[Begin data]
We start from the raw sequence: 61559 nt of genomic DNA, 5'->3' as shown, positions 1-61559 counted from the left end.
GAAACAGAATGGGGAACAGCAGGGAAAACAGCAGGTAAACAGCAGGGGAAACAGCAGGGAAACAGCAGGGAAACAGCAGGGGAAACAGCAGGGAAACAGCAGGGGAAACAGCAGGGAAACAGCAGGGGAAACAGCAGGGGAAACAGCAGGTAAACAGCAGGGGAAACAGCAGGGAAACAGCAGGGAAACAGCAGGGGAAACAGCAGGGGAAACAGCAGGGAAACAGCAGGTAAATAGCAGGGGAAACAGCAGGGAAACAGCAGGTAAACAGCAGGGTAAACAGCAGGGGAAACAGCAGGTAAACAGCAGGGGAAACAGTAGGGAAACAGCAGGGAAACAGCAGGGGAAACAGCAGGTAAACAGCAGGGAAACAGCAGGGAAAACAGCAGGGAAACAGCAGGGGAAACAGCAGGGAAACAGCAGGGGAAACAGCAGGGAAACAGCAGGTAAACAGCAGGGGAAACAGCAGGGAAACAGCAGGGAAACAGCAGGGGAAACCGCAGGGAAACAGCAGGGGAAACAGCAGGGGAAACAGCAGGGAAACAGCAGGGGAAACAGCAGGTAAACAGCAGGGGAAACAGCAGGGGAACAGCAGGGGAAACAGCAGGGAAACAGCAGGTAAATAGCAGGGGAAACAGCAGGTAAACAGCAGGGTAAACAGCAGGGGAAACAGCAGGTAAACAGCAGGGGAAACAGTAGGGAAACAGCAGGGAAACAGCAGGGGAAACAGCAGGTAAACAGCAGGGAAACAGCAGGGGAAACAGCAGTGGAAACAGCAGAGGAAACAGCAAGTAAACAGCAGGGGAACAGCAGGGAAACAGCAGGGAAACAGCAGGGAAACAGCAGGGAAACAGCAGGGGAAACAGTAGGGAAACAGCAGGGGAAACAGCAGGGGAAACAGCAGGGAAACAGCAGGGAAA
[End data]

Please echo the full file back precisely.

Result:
We start from the raw sequence: 61559 nt of genomic DNA, 5'->3' as shown, positions 1-61559 counted from the left end.
GAAACAGAATGGGGAACAGCAGGGAAAACAGCAGGTAAACAGCAGGGGAAACAGCAGGGAAACAGCAGGGAAACAGCAGGGGAAACAGCAGGGAAACAGCAGGGGAAACAGCAGGGAAACAGCAGGGGAAACAGCAGGGGAAACAGCAGGTAAACAGCAGGGGAAACAGCAGGGAAACAGCAGGGAAACAGCAGGGGAAACAGCAGGGGAAACAGCAGGGAAACAGCAGGTAAATAGCAGGGGAAACAGCAGGGAAACAGCAGGTAAACAGCAGGGTAAACAGCAGGGGAAACAGCAGGTAAACAGCAGGGGAAACAGTAGGGAAACAGCAGGGAAACAGCAGGGGAAACAGCAGGTAAACAGCAGGGAAACAGCAGGGAAAACAGCAGGGAAACAGCAGGGGAAACAGCAGGGAAACAGCAGGGGAAACAGCAGGGAAACAGCAGGTAAACAGCAGGGGAAACAGCAGGGAAACAGCAGGGAAACAGCAGGGGAAACCGCAGGGAAACAGCAGGGGAAACAGCAGGGGAAACAGCAGGGAAACAGCAGGGGAAACAGCAGGTAAACAGCAGGGGAAACAGCAGGGGAACAGCAGGGGAAACAGCAGGGAAACAGCAGGTAAATAGCAGGGGAAACAGCAGGTAAACAGCAGGGTAAACAGCAGGGGAAACAGCAGGTAAACAGCAGGGGAAACAGTAGGGAAACAGCAGGGAAACAGCAGGGGAAACAGCAGGTAAACAGCAGGGAAACAGCAGGGGAAACAGCAGTGGAAACAGCAGAGGAAACAGCAAGTAAACAGCAGGGGAACAGCAGGGAAACAGCAGGGAAACAGCAGGGAAACAGCAGGGAAACAGCAGGGGAAACAGTAGGGAAACAGCAGGGGAAACAGCAGGGGAAACAGCAGGGAAACAGCAGGGAAA